The Mets designated Matt Harvey for assignment over the weekend because (a) he seemingly can’t pitch good anymore; and (b) he’s been a difficult presence who seems hellbent on sabotaging himself. Meanwhile, he’s making $5.6 million bucks, so if a team were to trade for him, they’d have to pay what’s left of that cash on the year for the privilege of trying to reassemble him into something approaching a useful pitcher.
In light of that, I’d bet the house that the other 29 clubs in Major League Baseball would wait until seven days pass and he becomes a free agent, after which he could be signed for the prorated league minimum. He’d still be a bag of mismatched Lego pieces without the picture on the box to show you what you’re trying to build at that point, but at least he’d be affordable.
Andy Martino of SNY reports, however, that there is at least some interest in Harvey at full price:
Texas assistant pitching coach Dan Warthen is encouraging his front office to consider Harvey. Warthen, who was the longtime Mets’ pitching coach, has been a fan since Harvey’s prospect days. The Seattle Mariners also have some interest in Harvey, per major league sources.
Gotta feel like that’s just talk, but this blog literally has “talk” in its name, so we pass it along. That said, if I wanted to get Matt Harvey as a bargain basement free agent, I might put word out there that I was at least considering him as a trade target. We all want to feel wanted.
The Giants announced on Tuesday the hiring of Gabe Kapler as manager. Kapler, filling the extremely large shoes of future Hall of Famer Bruce Bochy, inked a three-year deal, Alex Pavlovic of NBC Sports Bay Area reports. Kapler was one of three finalists for the job, beating out Astros bench coach Joe Espada and Rays bench coach Matt Quataro.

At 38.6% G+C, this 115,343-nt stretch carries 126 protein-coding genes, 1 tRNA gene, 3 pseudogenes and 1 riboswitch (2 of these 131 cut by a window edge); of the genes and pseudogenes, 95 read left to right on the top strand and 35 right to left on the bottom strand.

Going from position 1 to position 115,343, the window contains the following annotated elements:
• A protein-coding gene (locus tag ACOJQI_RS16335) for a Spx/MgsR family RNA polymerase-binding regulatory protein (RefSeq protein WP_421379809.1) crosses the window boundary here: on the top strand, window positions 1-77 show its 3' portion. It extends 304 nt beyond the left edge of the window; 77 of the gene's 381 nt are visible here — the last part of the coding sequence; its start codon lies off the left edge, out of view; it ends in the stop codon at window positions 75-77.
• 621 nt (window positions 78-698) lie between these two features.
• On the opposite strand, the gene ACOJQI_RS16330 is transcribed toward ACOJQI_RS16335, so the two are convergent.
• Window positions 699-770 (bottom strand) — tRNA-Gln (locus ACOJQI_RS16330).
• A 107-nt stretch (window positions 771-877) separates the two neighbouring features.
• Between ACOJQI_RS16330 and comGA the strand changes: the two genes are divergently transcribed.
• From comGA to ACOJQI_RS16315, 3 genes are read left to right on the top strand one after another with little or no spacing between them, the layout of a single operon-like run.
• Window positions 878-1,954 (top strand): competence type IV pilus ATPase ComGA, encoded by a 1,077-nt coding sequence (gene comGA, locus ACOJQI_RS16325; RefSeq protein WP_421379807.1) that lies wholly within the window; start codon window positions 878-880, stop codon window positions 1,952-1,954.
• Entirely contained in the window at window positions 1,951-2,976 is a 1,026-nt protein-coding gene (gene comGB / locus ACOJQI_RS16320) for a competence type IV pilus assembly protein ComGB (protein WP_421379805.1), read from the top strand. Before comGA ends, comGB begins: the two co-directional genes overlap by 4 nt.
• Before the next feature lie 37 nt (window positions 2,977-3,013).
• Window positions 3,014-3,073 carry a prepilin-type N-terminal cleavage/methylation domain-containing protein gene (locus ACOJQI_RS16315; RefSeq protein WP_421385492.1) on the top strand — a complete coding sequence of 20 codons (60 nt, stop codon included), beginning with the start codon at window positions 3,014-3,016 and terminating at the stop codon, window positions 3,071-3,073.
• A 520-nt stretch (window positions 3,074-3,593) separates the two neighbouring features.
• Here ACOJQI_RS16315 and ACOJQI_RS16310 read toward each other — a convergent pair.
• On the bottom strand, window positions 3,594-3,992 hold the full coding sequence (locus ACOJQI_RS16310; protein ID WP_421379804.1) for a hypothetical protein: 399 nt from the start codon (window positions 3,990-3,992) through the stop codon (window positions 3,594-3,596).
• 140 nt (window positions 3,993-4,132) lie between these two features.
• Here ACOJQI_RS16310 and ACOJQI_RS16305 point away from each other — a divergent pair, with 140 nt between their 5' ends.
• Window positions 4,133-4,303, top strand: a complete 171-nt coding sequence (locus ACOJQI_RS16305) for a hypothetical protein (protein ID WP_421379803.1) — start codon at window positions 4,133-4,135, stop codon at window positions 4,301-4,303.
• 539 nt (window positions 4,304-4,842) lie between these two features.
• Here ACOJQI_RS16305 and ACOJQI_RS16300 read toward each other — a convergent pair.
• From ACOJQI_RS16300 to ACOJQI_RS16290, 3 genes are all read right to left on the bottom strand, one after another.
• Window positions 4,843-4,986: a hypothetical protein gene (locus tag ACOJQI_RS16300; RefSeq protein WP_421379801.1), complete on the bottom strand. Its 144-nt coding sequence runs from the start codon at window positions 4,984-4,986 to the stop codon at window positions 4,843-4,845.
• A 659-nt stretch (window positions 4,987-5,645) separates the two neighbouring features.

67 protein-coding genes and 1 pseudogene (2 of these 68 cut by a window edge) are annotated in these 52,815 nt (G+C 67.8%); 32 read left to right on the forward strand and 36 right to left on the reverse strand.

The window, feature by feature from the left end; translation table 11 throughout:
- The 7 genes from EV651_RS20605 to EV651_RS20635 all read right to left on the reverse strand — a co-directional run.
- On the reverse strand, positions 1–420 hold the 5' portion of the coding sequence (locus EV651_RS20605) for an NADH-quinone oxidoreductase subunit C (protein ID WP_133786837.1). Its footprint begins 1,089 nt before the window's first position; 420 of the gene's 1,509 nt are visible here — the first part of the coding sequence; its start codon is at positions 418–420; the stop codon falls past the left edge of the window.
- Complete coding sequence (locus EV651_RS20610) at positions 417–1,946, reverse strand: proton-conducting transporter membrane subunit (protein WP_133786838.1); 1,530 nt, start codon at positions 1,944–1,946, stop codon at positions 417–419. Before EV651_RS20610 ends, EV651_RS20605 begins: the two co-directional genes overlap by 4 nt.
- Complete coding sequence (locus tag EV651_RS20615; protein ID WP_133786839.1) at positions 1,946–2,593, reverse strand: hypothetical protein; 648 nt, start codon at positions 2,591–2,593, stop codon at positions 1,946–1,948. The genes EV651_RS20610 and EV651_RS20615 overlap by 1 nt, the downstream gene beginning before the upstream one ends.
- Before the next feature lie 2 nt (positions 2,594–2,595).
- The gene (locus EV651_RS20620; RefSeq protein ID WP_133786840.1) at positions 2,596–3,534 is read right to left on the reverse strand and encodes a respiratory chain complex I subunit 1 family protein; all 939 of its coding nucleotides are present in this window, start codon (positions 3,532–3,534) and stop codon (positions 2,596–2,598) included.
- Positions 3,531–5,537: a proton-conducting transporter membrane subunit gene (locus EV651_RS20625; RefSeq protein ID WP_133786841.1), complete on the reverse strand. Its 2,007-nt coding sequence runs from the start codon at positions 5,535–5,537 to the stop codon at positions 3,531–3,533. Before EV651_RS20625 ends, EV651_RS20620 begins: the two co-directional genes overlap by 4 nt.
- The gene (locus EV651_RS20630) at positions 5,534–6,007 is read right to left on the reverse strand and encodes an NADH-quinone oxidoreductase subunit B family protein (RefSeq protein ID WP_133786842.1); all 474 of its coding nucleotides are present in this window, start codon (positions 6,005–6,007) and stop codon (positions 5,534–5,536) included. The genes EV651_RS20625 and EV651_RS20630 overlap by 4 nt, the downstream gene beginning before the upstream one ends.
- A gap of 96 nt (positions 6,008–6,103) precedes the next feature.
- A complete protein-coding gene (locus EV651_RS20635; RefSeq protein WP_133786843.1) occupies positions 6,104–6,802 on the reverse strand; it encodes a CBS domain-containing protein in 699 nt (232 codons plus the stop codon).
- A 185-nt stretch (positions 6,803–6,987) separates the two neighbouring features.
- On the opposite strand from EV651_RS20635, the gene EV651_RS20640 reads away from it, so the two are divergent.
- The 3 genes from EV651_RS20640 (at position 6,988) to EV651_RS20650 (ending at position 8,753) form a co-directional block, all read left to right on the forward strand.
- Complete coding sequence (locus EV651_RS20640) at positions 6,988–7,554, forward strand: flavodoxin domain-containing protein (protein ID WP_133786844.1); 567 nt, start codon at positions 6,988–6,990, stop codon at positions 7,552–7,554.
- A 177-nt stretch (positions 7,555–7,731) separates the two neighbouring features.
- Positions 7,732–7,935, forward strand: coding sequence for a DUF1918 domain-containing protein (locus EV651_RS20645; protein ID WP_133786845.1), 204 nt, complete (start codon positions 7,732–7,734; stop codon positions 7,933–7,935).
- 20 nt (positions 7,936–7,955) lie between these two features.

Following his 12-year playing career, Kapler was a coach for Israel’s team in the 2013 World Baseball Classic qualifier. He then became an analyst for FS1 before joining the Dodgers’ front office as the director of player development in November 2014. He was involved in three scandals there: one in which he tried to handle a sexual assault incident involving two Dodgers minor league players without telling police, one in which he allegedly discriminated against Nick Francona, a veteran and former baseball operations employee, and an incident that implicated most of the Dodgers’ front office concerning the recruiting of international free agents. The Dodgers reportedly kept a spreadsheet of employees and their level of criminality.
Despite Kapler’s background, the Phillies hired him as their manager ahead of the 2018 season. He would lead the Phillies to an 80-82 record that year and then helped them improve by one game in 2019, finishing at exactly .500 before being fired. Kapler’s tenure in Philly was tumultuous, often drawing ire from the local media and subsequently the fan base for not being tough enough on his players. The Phillies also reportedly had a clubhouse issue in 2018 in which players were playing video games in the clubhouse during games, prompting Carlos Santana to smash a TV with a bat.
Kapler has a history with Farhan Zaidi, the Giants’ president of baseball operations. They worked together in the Dodgers’ front office as Zaidi served as GM from November 2014-18.